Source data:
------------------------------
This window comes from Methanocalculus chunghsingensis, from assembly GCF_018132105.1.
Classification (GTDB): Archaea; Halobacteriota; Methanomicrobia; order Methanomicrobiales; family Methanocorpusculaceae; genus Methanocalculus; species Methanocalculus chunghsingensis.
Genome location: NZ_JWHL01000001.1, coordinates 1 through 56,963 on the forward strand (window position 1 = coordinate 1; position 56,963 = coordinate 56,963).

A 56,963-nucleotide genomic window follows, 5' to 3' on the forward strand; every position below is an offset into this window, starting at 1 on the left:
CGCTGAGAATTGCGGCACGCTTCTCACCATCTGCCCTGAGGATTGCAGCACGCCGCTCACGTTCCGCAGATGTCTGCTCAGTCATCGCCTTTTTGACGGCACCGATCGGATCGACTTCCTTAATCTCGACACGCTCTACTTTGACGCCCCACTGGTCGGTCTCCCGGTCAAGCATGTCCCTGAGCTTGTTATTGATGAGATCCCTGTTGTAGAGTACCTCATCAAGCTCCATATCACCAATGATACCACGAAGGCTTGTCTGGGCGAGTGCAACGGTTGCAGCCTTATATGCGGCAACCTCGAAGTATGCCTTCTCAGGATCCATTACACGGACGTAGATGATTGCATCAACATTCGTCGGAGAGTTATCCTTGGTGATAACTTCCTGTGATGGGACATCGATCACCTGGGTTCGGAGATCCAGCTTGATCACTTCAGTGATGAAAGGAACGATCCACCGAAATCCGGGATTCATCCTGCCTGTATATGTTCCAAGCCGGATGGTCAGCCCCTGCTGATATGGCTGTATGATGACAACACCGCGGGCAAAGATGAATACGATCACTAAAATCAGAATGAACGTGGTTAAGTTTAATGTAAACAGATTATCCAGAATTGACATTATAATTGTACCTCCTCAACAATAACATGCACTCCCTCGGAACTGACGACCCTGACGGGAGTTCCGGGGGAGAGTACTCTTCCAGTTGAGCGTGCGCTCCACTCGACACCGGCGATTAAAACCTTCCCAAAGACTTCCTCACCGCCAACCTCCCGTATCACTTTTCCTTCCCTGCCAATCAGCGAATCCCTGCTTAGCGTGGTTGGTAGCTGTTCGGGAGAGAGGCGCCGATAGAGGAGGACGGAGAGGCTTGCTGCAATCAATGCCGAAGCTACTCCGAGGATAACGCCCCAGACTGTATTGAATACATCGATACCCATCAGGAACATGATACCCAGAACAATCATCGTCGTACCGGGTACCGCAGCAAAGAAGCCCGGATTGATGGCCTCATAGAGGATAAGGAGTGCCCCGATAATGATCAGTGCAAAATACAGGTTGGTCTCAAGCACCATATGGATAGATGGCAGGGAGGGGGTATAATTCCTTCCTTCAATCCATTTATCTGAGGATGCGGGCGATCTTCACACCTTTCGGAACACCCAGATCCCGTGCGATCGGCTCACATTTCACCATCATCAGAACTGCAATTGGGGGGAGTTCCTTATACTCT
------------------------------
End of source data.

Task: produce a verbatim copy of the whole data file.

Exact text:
This window comes from Methanocalculus chunghsingensis, from assembly GCF_018132105.1.
Classification (GTDB): Archaea; Halobacteriota; Methanomicrobia; order Methanomicrobiales; family Methanocorpusculaceae; genus Methanocalculus; species Methanocalculus chunghsingensis.
Genome location: NZ_JWHL01000001.1, coordinates 1 through 56,963 on the forward strand (window position 1 = coordinate 1; position 56,963 = coordinate 56,963).

A 56,963-nucleotide genomic window follows, 5' to 3' on the forward strand; every position below is an offset into this window, starting at 1 on the left:
CGCTGAGAATTGCGGCACGCTTCTCACCATCTGCCCTGAGGATTGCAGCACGCCGCTCACGTTCCGCAGATGTCTGCTCAGTCATCGCCTTTTTGACGGCACCGATCGGATCGACTTCCTTAATCTCGACACGCTCTACTTTGACGCCCCACTGGTCGGTCTCCCGGTCAAGCATGTCCCTGAGCTTGTTATTGATGAGATCCCTGTTGTAGAGTACCTCATCAAGCTCCATATCACCAATGATACCACGAAGGCTTGTCTGGGCGAGTGCAACGGTTGCAGCCTTATATGCGGCAACCTCGAAGTATGCCTTCTCAGGATCCATTACACGGACGTAGATGATTGCATCAACATTCGTCGGAGAGTTATCCTTGGTGATAACTTCCTGTGATGGGACATCGATCACCTGGGTTCGGAGATCCAGCTTGATCACTTCAGTGATGAAAGGAACGATCCACCGAAATCCGGGATTCATCCTGCCTGTATATGTTCCAAGCCGGATGGTCAGCCCCTGCTGATATGGCTGTATGATGACAACACCGCGGGCAAAGATGAATACGATCACTAAAATCAGAATGAACGTGGTTAAGTTTAATGTAAACAGATTATCCAGAATTGACATTATAATTGTACCTCCTCAACAATAACATGCACTCCCTCGGAACTGACGACCCTGACGGGAGTTCCGGGGGAGAGTACTCTTCCAGTTGAGCGTGCGCTCCACTCGACACCGGCGATTAAAACCTTCCCAAAGACTTCCTCACCGCCAACCTCCCGTATCACTTTTCCTTCCCTGCCAATCAGCGAATCCCTGCTTAGCGTGGTTGGTAGCTGTTCGGGAGAGAGGCGCCGATAGAGGAGGACGGAGAGGCTTGCTGCAATCAATGCCGAAGCTACTCCGAGGATAACGCCCCAGACTGTATTGAATACATCGATACCCATCAGGAACATGATACCCAGAACAATCATCGTCGTACCGGGTACCGCAGCAAAGAAGCCCGGATTGATGGCCTCATAGAGGATAAGGAGTGCCCCGATAATGATCAGTGCAAAATACAGGTTGGTCTCAAGCACCATATGGATAGATGGCAGGGAGGGGGTATAATTCCTTCCTTCAATCCATTTATCTGAGGATGCGGGCGATCTTCACACCTTTCGGAACACCCAGATCCCGTGCGATCGGCTCACATTTCACCATCATCAGAACTGCAATTGGGGGGAGTTCCTTATACTCT